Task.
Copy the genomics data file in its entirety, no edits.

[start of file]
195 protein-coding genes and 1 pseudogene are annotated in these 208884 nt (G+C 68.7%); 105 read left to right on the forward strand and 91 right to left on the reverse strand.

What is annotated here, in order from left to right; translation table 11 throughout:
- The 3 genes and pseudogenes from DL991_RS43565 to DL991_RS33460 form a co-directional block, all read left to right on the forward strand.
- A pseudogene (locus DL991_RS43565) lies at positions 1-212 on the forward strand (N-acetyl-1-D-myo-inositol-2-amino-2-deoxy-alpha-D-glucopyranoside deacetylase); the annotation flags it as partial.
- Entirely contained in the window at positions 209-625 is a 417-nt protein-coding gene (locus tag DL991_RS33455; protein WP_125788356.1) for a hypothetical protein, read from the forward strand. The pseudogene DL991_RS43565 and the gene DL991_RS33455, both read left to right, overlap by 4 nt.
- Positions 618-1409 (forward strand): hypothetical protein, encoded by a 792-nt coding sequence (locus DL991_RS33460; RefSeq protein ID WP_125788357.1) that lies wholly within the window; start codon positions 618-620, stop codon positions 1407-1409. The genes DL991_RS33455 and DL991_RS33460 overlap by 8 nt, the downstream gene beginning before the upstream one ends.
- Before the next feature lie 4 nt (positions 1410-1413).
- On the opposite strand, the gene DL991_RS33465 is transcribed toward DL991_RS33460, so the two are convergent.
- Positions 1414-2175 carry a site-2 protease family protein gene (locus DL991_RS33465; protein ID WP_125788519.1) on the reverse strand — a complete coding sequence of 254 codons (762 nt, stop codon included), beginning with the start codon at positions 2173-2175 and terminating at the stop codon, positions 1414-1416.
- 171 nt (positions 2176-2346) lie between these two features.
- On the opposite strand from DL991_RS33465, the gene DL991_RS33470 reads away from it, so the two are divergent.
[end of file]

195 protein-coding genes and 1 pseudogene are annotated in these 208884 nt (G+C 68.7%); 105 read left to right on the forward strand and 91 right to left on the reverse strand.

What is annotated here, in order from left to right; translation table 11 throughout:
- The 3 genes and pseudogenes from DL991_RS43565 to DL991_RS33460 form a co-directional block, all read left to right on the forward strand.
- A pseudogene (locus DL991_RS43565) lies at positions 1-212 on the forward strand (N-acetyl-1-D-myo-inositol-2-amino-2-deoxy-alpha-D-glucopyranoside deacetylase); the annotation flags it as partial.
- Entirely contained in the window at positions 209-625 is a 417-nt protein-coding gene (locus tag DL991_RS33455; protein WP_125788356.1) for a hypothetical protein, read from the forward strand. The pseudogene DL991_RS43565 and the gene DL991_RS33455, both read left to right, overlap by 4 nt.
- Positions 618-1409 (forward strand): hypothetical protein, encoded by a 792-nt coding sequence (locus DL991_RS33460; RefSeq protein ID WP_125788357.1) that lies wholly within the window; start codon positions 618-620, stop codon positions 1407-1409. The genes DL991_RS33455 and DL991_RS33460 overlap by 8 nt, the downstream gene beginning before the upstream one ends.
- Before the next feature lie 4 nt (positions 1410-1413).
- On the opposite strand, the gene DL991_RS33465 is transcribed toward DL991_RS33460, so the two are convergent.
- Positions 1414-2175 carry a site-2 protease family protein gene (locus DL991_RS33465; protein ID WP_125788519.1) on the reverse strand — a complete coding sequence of 254 codons (762 nt, stop codon included), beginning with the start codon at positions 2173-2175 and terminating at the stop codon, positions 1414-1416.
- 171 nt (positions 2176-2346) lie between these two features.
- On the opposite strand from DL991_RS33465, the gene DL991_RS33470 reads away from it, so the two are divergent.